McGill and Coke set to ink deal
BRONWYN CHESTER | Would McGill opt for "The real thing" or boldly join the "Pepsi Generation?" That was the question earlier this summer when soft drink giants Coke and Pepsi both arrived at McGill to do some courting. It's a scenario that's been played out in universities across North America as the mega-corporations wrestle over the rights to sign an Exclusive Cold Beverage Agreement with the schools.
And why would McGill, which, in principle, has nothing against competition, seek to sign a deal offering one of the companies a monopoly in selling their wares? Money. These exclusive contracts, which already 20 other Canadian universities and many American universities have entered into with one or the other cold drink giants, are highly lucrative.
McGill has decided to accept the offer made this summer by Coca-Cola Enterprises and is presently negotiating the details of the contract. The University will be paid millions for the 11-year deal and receive a commission for the sale of every Coke and Coke-manufactured drink and juice, such as those of the Minute Maid line, on campus.
The exact amounts can't be revealed but suffice it to say that they will exceed $1.5 million for that is the amount allotted to repairs and renovations to the Student Union Building.
Why would Coke pay a handsome amount for an exclusivity deal? Marketing specialists have reasoned that the cola companies hope that if students drink their beverages while they're at university, they'll develop a long loyalty to the products once they graduate. What will this mean to the University? Well, there won't be a Coke machine at the Roddick Gates, nor will the brown sweet stuff flow from the Three Bares fountain, reassures Alan Charade, director of ancillary services and one of the key negotiators. "The University has a veto over the number and over the placement of the machines," he says. "If they're (Coca-Cola) at McGill, they will have to operate tastefully."
Alongside upgrading the existing 120 Coke machines found on both the downtown and Macdonald campuses, the company will place new ones that will be designed to reflect McGill's aesthetic.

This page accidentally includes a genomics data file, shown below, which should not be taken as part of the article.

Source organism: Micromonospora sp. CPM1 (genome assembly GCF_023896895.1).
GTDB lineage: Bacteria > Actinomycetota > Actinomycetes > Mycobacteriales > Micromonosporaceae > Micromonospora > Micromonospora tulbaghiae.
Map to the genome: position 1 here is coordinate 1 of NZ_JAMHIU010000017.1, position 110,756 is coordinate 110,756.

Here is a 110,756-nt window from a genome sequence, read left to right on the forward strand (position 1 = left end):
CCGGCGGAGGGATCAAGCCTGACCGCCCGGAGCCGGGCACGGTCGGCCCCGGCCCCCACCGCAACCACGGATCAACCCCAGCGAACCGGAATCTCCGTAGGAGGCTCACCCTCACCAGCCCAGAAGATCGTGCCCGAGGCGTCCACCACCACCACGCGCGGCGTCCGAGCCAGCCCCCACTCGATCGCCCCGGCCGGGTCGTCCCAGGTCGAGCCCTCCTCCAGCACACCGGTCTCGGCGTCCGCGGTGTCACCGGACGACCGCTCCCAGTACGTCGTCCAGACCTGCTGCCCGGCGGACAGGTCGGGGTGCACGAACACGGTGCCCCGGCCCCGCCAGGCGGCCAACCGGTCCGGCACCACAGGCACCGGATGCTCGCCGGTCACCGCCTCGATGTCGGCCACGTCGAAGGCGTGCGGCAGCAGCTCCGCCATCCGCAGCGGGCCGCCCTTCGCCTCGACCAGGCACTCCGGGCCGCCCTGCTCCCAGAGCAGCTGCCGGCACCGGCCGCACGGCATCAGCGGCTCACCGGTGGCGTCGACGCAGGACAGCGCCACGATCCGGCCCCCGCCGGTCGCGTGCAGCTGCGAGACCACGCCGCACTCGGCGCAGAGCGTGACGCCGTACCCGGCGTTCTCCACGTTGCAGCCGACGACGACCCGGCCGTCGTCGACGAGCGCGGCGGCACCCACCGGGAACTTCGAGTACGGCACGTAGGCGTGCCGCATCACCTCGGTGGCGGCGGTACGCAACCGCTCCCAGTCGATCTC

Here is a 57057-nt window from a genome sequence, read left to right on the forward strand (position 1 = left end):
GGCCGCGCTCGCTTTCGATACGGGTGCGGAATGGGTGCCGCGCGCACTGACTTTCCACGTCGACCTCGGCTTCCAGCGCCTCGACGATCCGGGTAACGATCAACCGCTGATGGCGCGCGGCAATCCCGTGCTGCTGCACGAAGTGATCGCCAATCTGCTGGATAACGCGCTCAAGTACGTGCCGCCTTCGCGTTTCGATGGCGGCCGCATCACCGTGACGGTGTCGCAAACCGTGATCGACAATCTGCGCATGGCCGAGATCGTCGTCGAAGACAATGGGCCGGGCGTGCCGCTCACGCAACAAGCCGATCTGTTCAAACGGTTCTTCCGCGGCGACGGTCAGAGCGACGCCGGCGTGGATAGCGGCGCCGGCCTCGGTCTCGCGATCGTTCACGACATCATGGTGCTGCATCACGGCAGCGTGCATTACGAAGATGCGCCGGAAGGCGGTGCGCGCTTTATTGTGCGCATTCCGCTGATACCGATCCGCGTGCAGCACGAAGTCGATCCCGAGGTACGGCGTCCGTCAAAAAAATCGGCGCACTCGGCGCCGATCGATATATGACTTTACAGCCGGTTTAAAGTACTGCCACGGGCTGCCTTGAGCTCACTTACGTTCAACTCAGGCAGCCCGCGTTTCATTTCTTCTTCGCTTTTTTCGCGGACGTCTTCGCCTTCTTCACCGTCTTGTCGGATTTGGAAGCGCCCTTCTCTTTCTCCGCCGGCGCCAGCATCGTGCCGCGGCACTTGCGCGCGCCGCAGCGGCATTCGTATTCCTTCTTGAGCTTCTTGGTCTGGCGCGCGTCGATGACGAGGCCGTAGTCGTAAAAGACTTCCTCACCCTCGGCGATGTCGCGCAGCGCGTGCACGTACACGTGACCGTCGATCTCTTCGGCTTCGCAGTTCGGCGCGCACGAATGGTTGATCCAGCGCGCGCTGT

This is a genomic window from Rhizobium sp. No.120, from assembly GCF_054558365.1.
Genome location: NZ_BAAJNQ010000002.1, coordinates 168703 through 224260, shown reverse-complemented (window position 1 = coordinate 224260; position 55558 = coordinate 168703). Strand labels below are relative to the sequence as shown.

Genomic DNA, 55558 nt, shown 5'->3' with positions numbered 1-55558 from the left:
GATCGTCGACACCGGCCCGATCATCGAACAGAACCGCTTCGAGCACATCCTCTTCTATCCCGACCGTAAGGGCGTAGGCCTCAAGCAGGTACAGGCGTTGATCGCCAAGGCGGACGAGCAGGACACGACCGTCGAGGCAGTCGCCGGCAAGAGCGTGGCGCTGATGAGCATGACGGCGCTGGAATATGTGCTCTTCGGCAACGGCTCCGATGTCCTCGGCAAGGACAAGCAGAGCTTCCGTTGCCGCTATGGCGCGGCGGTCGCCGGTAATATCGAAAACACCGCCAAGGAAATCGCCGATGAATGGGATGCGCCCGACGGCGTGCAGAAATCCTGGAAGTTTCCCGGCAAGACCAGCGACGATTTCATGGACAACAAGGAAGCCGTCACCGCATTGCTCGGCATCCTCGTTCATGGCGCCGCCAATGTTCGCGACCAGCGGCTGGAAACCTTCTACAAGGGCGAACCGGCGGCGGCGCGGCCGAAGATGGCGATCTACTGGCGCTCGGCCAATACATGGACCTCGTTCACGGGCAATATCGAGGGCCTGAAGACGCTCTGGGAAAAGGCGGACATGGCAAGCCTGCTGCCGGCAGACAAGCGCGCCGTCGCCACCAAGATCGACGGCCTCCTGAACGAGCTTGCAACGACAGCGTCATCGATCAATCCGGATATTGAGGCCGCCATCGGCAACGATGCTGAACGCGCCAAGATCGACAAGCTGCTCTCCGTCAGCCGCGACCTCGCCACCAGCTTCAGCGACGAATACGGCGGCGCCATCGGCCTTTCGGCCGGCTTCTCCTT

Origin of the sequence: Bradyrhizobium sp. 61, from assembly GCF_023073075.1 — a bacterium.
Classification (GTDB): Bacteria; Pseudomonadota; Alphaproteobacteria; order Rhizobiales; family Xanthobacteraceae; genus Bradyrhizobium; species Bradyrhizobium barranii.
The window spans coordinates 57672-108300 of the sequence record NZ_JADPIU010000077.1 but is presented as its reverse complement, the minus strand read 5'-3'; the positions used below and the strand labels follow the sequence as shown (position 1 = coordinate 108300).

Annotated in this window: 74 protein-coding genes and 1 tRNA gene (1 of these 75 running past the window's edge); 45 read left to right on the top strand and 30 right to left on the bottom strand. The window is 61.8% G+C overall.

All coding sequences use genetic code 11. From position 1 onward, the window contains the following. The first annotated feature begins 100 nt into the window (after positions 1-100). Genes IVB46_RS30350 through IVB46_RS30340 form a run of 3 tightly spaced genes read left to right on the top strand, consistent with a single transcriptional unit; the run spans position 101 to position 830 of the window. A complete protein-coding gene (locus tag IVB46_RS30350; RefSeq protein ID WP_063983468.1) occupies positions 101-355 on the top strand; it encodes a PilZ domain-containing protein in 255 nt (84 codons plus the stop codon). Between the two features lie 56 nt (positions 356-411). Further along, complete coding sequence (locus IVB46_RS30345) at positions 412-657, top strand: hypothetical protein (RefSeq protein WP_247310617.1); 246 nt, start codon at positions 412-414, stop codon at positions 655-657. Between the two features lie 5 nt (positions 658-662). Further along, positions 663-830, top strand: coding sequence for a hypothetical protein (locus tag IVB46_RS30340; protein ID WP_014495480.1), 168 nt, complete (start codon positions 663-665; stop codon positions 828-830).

While the agreement doesn't affect the sale of dairy products, juices (unless they're produced by Pepsi) or of alcoholic beverages, it will, of course, mean an end to the sale of Pepsi and Pepsi-manufactured drinks.
Well , almost. For the next year, Pepsi will still be found in the Student Union Building until the existing Student Society of McGill University/Pepsi-Cola exclusivity contract runs out on Aug. 31, 2000.
And Thomson House, run by the Post-Graduate Students' Society, might also be a place to find a Pepsi as the PGSS decided not to be part of the ECBA. At the moment, the PGSS pub doesn't carry the rival cola, but it could. "We didn't support the idea of exclusivity," says PSGG executive chairperson Aaron Windsor. "We also wanted to be able to respond to customer demand."
For SSMU president Andrew Tischler, the philosophical argument against a company holding a monopoly on the campuses pales in comparison to the financial needs of the University. The SSMU, student associations, residences and the Department of Athletics stand to be the main beneficiaries of the ECBA proceeds with the remainder being used to reduce the University's deficit.
"The reason why student groups agreed to the agreement was that in the absence of adequate funding from the government, the University and students needed to look elsewhere for funds. We feel it will be of benefit to students."
Furthermore, says Tischler and Charade, Coca-Cola is a good corporate citizen with a long record of involvement in education. The Coca-Cola Foundation, for instance, contributed $400,000 to the Coca-Cola International Student Lounge to be housed in the student services building soon to open.
Principal Bernard Shapiro too is "pleased with the agreement because it represents revenue to the University that is not otherwise available. It is worth repeating that the University will explore every reasonable revenue-generating possibility that it has. There's no other way to sustain the quality of its programs in light of the budgetary compressions and frozen tuition."